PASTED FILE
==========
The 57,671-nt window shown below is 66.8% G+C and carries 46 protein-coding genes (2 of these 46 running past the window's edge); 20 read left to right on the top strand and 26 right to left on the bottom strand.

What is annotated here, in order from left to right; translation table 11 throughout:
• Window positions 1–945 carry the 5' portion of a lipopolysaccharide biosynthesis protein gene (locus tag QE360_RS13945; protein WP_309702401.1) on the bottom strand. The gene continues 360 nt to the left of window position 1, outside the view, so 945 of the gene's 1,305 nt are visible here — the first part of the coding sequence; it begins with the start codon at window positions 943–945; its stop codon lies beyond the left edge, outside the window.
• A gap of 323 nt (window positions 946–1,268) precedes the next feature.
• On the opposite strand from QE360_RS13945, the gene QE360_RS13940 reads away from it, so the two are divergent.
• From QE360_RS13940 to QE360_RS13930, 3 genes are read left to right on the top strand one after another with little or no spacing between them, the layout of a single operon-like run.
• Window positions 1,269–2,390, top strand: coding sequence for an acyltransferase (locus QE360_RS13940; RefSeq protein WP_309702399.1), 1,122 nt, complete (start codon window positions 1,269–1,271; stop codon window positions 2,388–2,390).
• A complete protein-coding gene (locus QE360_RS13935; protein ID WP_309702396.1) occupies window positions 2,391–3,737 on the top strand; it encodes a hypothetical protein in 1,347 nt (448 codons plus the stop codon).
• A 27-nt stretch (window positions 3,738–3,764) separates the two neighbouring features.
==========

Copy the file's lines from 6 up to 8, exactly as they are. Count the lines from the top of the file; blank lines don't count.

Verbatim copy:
• From QE360_RS13940 to QE360_RS13930, 3 genes are read left to right on the top strand one after another with little or no spacing between them, the layout of a single operon-like run.
• Window positions 1,269–2,390, top strand: coding sequence for an acyltransferase (locus QE360_RS13940; RefSeq protein WP_309702399.1), 1,122 nt, complete (start codon window positions 1,269–1,271; stop codon window positions 2,388–2,390).
• A complete protein-coding gene (locus QE360_RS13935; protein ID WP_309702396.1) occupies window positions 2,391–3,737 on the top strand; it encodes a hypothetical protein in 1,347 nt (448 codons plus the stop codon).